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Re-Educating the Prodigal Son: David Brooks on Community-Building, Applied to Schools

By Ilana Garon — February 20, 2014 3 min read
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Growing up I attended Jewish day school from grades 1-12, so I didn’t have a lot of exposure to the New Testament until I attended college. There, I first heard the Parable of the Prodigal Son from a sagacious old English professor who archly observed that if I really wanted to understand Western literature, I had to also read “that other, newer bible.” Touché, Professor Rosenberg! At any rate, this all came back to me while reading David Brooks’ column in the New York Times earlier this week.

Brooks relates the famous tale of a father and his two sons: The older son (in the manner of many eldest children, this one included!) is dutiful, hard-working, and helps his father run the family business, while the younger son takes his share of the inheritance and squanders it on prostitutes and other profligate living. When the younger son returns home, broke, the father welcomes him with open arms and holds a feast in his honor. The older son is upset--Hasn’t he always played by the rules? Why should the younger son get a feast after wasting all his inheritance?--but the wise and generous father reminds him, “All I have is yours; we should still celebrate your brother’s return.”

It is from a social policy-making standpoint that Brooks re-examines this tale. He points out that often social policies are dictated by the “older brothers"--the educated, consistently employed upper-middle and upper classes--who look down on the “younger brothers” for not completing their education, being unemployed, and abandoning their marriages and children. Perhaps, he points out, we should see the wisdom in the father’s choice: If the older brother had greeted the younger one upon his return, it would no doubt have been with scorn and indignation, and ultimately proven futile as far as teaching the younger brother to live life in a more productive, socially responsible manner. By instead inviting the younger brother to join them at the table, the father offers the gift of acceptance--or, “membership,” as seen from the policy standpoint, in the chance to work collaboratively on infrastructure-building and strengthening of community.

I would extend Brooks’ analogy to education, and take it one step further. Divesting from public schools in high-needs areas, urban and rural--either in the form of slashing budgets, offering private school vouchers, or pouring public funds into privately-funded charter schools with limited quotas of special needs or ELL students--is just another way of barring that “younger brother” from coming to the table and joining the family. Divesting from public education punishes the children of the younger brothers, who are often the unwitting casualties of their parents’ difficult circumstances or, sometimes, poor life choices. Though it can be tempting to look at things from a Social Darwinist perspective--to focus on the parents alone, and say, “They need to work harder to provide better lives for their children"--the reality is that such thinking is not only uncaring towards the kids (who are perhaps the least at fault, and the most in danger of all problems endemic to poverty), but also counter-productive as far as creating a society in which all members have a chance to contribute meaningfully.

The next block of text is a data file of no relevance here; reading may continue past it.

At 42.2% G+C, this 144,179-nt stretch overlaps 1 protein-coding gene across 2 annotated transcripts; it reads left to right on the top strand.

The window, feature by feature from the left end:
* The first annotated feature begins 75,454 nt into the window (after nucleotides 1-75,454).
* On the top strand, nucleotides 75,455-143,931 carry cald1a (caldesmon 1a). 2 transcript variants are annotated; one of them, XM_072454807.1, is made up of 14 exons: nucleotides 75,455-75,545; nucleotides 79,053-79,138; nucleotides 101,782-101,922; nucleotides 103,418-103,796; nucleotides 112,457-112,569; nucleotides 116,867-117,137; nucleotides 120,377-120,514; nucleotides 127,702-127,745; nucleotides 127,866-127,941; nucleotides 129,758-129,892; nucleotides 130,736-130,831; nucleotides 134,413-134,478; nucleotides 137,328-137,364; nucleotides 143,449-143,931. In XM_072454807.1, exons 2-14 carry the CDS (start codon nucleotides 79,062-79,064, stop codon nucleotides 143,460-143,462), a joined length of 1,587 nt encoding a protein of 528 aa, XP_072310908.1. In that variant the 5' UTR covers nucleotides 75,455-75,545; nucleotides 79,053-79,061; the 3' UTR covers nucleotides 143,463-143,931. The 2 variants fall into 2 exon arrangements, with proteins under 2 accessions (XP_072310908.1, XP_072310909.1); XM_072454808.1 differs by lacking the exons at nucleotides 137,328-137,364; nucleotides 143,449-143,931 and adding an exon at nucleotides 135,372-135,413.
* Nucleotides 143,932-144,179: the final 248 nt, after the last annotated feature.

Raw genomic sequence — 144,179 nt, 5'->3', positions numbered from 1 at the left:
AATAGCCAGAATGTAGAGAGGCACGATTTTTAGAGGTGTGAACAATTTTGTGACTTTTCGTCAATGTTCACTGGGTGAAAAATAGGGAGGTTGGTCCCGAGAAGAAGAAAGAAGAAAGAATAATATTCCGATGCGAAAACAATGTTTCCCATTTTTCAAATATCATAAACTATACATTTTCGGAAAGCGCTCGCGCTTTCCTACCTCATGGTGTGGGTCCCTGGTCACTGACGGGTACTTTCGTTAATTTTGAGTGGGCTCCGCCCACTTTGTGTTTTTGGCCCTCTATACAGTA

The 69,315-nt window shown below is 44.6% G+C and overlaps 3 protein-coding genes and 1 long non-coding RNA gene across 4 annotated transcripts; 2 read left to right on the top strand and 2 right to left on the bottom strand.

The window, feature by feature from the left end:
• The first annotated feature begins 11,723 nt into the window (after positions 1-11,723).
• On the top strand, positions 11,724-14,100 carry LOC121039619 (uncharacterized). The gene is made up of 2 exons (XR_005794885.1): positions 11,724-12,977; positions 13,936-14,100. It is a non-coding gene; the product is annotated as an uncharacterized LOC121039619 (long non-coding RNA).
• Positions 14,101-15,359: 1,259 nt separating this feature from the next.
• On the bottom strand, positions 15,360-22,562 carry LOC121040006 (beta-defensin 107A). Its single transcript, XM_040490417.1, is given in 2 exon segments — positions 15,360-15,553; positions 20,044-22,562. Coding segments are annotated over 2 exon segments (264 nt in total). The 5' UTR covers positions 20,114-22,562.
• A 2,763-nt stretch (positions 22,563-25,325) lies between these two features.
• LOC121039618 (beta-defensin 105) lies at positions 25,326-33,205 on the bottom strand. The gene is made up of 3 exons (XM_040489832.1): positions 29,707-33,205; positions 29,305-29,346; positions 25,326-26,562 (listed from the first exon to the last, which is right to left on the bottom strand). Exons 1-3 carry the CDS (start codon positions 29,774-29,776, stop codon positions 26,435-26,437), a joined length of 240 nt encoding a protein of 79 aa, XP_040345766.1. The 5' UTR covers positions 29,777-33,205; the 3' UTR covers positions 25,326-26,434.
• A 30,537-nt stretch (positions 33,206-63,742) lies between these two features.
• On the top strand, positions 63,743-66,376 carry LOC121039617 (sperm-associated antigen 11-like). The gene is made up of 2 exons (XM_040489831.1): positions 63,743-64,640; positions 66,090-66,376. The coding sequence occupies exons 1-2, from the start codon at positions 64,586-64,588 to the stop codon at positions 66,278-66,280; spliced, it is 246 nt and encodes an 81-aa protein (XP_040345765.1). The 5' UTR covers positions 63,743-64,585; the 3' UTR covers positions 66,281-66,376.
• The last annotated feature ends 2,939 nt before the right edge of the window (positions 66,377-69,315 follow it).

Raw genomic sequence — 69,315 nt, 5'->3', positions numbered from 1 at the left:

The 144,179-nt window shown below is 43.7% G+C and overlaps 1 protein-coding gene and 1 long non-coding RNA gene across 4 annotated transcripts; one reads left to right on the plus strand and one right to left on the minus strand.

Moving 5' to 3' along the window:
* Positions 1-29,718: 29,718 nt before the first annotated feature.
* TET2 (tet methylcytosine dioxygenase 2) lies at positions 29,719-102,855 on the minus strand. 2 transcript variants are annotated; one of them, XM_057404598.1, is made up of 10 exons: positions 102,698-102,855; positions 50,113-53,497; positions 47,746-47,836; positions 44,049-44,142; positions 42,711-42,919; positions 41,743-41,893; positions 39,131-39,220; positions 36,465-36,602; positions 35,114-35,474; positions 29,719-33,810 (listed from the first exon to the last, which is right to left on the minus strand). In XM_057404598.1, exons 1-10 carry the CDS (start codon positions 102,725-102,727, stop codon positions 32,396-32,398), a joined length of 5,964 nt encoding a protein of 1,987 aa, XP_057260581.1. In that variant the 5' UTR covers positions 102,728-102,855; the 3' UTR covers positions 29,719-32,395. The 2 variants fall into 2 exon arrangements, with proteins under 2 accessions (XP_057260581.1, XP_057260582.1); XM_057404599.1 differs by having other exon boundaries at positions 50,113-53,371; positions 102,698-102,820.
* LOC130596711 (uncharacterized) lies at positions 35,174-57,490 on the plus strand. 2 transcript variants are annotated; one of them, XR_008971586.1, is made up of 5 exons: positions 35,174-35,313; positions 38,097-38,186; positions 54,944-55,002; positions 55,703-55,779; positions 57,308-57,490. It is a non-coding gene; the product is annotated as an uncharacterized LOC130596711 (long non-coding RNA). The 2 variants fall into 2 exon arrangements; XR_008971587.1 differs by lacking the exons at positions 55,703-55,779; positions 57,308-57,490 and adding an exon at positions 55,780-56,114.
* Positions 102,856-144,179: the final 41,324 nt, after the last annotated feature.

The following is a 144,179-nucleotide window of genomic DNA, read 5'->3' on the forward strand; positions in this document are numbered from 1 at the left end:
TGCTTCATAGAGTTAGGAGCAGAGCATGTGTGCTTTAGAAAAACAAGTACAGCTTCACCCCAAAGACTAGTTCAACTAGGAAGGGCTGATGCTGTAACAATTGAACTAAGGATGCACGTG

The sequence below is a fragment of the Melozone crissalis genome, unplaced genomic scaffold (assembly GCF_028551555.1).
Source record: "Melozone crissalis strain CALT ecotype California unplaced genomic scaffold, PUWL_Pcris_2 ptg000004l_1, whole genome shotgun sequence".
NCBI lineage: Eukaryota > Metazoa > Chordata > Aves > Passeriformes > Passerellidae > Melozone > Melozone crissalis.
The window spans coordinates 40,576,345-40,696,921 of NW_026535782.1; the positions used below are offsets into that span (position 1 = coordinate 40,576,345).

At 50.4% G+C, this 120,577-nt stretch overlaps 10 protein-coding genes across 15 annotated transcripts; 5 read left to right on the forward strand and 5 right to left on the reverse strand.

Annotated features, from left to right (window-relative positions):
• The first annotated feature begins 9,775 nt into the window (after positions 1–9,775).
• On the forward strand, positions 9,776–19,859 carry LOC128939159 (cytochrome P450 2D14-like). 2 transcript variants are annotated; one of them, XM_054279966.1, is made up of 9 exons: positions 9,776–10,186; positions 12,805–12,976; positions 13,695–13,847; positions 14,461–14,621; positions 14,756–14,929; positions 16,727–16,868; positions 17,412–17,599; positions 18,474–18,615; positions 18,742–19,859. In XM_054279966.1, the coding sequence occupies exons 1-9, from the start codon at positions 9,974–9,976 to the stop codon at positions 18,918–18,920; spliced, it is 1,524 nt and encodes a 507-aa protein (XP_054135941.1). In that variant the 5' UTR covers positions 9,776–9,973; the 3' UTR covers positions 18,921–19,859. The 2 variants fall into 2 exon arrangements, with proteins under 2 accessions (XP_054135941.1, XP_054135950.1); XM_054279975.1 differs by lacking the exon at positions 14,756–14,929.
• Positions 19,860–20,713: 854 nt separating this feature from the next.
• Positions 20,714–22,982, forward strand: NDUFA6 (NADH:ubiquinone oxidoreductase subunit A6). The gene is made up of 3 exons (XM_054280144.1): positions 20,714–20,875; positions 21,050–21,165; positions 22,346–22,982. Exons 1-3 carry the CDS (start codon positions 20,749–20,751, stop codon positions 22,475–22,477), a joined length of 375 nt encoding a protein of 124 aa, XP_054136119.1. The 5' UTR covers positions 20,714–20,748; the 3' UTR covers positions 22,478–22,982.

Critics of Brooks’ article (and by extension, this one) will doubtless charge that such thinking represents high-handed, classist assumptions about society’s neediest members, or--at the other end of the spectrum--that it is too “soft” and spendthrift with tax-payer dollars already stretched too thin. In fairness, both may be true. But only through sustainment and improvement of social-infrastructure-building programs--free, high-quality education being chief amongst them--can we hope to reverse the tide of poverty and unemployment. We should seek to better the educational outcomes of the children of the “younger brothers,” to create a generation that not only surpasses their parents educationally and economically, but is also able to positively reinvest into society as a whole. Thus, as David Brooks shows, the Parable of the Prodigal Son provides a good lesson for all of us, about the value of “coming to the table” together with trust, open hearts, and common goals.

The opinions expressed in View From the Bronx: An Urban Teacher’s Perspective are strictly those of the author(s) and do not reflect the opinions or endorsement of Editorial Projects in Education, or any of its publications.

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